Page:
Q: How has the practice of hospital medicine changed since you began?
A: Patients and families have become much more accepting of hospital medicine; they know their PCP won’t be coming in. For the most part, they are aware of hospitalists and [are] expecting us.
Q: Would you recommend hospital medicine as a career choice for a student or resident? Is there any specific advice you would provide them?
A: I would recommend it. I certainly find it worthwhile. The person who does well needs to be accepting of some uncertainty. [You] need to work well with other people, and you need some level of humility. If someone really likes spending time reading and being current and having lots of roles, it’s a good choice.
Q: Can you tell me about a patient encounter or teaching moment that stands out to you?
A: I had a patient who was on comfort measures only. I developed a good relationship with his wife. I was able to spend a lot of time with them and was able to help them with end-of-life decision-making. I was actually present when he took his last breath. I saw him open his eyes and look at his wife one last time and then he passed away.
He was unresponsive and on supplemental oxygen. I talked to his wife and said, “Let’s take it off, it’s not doing anything.” I knew it would be quick after that. It also gave her some measure of control. She wanted to be there. We took the oxygen off, and I sat in the corner. She talked to him, [and] he opened his eyes and gave her a quick smile and died.
Q: What are your major interests outside of the hospital, and how do you ensure you have time to do them?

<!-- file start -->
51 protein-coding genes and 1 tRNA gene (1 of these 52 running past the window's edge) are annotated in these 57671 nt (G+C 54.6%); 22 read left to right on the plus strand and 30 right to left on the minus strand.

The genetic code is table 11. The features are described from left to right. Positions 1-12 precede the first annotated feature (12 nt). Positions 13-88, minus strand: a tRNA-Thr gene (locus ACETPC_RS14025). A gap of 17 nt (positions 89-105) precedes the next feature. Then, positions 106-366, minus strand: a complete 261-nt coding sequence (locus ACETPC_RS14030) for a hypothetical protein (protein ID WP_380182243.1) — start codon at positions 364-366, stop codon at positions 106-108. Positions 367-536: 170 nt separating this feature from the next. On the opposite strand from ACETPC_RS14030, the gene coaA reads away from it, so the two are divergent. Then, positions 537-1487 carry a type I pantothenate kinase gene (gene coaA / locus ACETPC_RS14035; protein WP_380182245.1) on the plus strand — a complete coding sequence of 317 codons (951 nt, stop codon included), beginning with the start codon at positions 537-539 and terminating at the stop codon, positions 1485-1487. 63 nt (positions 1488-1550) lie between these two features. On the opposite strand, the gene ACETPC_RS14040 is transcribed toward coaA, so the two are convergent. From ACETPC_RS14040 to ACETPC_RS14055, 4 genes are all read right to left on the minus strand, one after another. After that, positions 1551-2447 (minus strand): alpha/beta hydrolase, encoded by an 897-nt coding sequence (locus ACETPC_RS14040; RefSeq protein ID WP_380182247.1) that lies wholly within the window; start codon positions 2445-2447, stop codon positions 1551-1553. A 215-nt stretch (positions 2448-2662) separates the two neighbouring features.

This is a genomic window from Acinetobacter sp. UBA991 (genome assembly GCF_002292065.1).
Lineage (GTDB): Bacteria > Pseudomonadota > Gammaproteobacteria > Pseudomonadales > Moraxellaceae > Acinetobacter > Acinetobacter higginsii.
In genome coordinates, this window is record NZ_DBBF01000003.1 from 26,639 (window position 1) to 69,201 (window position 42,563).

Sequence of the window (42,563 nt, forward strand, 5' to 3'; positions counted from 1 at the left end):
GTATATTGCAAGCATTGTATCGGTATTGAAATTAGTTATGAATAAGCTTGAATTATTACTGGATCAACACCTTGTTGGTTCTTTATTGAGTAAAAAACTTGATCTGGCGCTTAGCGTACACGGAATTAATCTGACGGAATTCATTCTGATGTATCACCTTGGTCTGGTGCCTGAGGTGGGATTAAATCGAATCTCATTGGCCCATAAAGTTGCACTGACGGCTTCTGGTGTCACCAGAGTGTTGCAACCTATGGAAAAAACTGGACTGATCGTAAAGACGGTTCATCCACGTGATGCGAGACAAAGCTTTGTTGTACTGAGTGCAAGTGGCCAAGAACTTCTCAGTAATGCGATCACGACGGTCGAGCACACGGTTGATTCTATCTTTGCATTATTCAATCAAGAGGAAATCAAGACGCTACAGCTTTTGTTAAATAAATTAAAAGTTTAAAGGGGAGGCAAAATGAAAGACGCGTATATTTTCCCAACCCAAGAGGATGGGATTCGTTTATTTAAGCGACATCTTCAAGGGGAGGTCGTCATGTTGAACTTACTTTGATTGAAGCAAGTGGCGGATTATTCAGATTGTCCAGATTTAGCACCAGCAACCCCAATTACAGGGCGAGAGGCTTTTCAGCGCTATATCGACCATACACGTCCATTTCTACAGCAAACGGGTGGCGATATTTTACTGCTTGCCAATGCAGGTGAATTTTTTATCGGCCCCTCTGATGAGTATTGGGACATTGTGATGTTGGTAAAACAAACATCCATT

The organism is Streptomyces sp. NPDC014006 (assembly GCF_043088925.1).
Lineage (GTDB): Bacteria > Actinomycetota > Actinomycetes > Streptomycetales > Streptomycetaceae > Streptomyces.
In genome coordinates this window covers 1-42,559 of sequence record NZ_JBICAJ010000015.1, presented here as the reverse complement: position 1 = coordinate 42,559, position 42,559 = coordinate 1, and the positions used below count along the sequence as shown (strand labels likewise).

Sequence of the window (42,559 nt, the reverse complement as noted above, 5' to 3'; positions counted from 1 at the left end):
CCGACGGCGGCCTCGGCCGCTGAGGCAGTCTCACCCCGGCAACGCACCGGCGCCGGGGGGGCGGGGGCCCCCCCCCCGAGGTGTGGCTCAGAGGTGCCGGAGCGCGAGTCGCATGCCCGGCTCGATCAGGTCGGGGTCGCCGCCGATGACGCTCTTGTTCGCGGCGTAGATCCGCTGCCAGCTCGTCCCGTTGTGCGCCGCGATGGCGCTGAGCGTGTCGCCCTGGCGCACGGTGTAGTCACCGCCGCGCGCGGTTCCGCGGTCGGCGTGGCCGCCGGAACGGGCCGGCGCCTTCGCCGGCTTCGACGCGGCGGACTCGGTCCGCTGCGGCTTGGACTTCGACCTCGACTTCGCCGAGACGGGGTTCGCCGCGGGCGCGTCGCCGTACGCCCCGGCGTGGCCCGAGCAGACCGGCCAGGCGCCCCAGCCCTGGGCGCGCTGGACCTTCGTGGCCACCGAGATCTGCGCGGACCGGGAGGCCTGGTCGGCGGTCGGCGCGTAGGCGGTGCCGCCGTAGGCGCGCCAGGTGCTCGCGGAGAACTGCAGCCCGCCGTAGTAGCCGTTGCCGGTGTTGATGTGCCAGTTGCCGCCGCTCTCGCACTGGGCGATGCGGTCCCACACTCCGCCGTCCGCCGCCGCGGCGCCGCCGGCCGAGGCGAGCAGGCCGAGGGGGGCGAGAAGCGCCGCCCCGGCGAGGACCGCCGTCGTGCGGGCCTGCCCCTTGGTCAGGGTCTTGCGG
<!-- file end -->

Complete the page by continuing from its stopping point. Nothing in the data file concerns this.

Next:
A: I have five children, which takes a lot of my time. One of the nice benefits of HM is that it’s shift work, so there’s a defined amount of time that I’m working. I also try to be as efficient as I can at work so that I don’t need to work at home. As far as my interests at home, it’s time with the kids. Summer water sports are what we enjoy, so I try and take my vacations during the summer.
Q: What do you see as the future of hospital medicine?
A: Hospital medicine is here to stay. When I first started, there were questions as to whether HM would stick around. I think there are going to be more and more roles for hospitalists, and probably hospitalists that define certain areas of practice, especially in large institutions. I think subspecialist and surgery co-management will be developed further.
Q: Can you think of an HM “myth” that you feel your own experience has proven wrong?
A: There’s a common misperception that you don’t have continuity and don’t get to know patients. I have to say, every day when I’m walking in the hall, I have a patient I’ve cared for in the past call out to me and want to update me. I think [when you are] rounding on a daily basis on these patients, you get a few years’ worth of PCP visits. It’s a really concentrated interaction.
Dr. Bryson is a hospitalist, medical director of teaching services, and associate program director for internal medicine residency at Baystate Medical Center in Springfield, Mass. She is also an assistant professor of medicine at Tufts University.